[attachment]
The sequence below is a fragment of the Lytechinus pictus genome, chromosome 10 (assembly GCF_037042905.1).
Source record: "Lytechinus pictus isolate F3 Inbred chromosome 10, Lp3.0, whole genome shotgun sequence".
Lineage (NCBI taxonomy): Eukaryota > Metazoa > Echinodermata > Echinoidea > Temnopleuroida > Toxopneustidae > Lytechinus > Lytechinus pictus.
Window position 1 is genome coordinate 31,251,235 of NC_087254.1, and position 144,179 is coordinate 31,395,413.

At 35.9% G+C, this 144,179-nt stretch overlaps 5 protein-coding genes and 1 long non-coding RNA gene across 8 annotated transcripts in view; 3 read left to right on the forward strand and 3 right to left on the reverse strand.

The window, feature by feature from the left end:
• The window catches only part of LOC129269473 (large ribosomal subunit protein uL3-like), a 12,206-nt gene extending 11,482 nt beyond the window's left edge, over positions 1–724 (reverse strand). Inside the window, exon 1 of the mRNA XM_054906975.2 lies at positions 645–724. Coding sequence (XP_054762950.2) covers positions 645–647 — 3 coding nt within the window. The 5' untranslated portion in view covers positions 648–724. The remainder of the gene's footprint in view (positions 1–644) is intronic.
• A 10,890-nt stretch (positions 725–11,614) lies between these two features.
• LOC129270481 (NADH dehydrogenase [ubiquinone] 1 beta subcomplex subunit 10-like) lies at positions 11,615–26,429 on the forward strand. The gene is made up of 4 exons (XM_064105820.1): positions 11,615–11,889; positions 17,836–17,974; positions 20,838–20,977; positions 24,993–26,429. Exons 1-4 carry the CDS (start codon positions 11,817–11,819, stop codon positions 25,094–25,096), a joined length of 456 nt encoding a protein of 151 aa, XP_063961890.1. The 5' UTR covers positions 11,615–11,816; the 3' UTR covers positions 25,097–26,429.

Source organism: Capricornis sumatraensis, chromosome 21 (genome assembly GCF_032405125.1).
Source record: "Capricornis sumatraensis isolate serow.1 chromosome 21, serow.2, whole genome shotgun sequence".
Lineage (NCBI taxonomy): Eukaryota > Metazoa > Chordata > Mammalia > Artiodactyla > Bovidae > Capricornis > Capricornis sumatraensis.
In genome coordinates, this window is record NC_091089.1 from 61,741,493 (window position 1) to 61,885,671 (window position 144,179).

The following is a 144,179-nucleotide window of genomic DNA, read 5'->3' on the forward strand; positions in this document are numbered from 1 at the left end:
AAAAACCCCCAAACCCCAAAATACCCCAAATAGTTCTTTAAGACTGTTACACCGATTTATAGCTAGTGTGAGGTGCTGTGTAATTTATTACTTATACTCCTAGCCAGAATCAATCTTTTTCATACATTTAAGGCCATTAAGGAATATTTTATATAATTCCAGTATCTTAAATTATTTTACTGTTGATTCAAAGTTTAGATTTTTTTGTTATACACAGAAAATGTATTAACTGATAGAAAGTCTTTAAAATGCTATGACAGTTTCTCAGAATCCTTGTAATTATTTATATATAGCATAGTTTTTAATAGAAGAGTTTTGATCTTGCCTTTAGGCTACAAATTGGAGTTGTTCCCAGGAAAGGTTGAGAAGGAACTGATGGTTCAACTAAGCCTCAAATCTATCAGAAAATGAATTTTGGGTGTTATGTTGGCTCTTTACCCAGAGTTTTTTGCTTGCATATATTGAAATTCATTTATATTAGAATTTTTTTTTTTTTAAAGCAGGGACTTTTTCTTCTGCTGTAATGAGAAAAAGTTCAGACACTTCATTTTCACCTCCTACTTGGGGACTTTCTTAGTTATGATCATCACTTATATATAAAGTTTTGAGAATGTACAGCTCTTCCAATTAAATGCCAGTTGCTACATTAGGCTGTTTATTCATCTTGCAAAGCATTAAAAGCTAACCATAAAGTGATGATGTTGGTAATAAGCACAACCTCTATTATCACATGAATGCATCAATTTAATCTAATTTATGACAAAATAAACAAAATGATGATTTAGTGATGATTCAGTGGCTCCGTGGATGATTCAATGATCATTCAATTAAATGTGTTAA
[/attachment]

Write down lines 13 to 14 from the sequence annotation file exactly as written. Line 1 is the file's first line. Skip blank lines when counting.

In genome coordinates, this window is record NC_091089.1 from 61,741,493 (window position 1) to 61,885,671 (window position 144,179).

The following is a 144,179-nucleotide window of genomic DNA, read 5'->3' on the forward strand; positions in this document are numbered from 1 at the left end: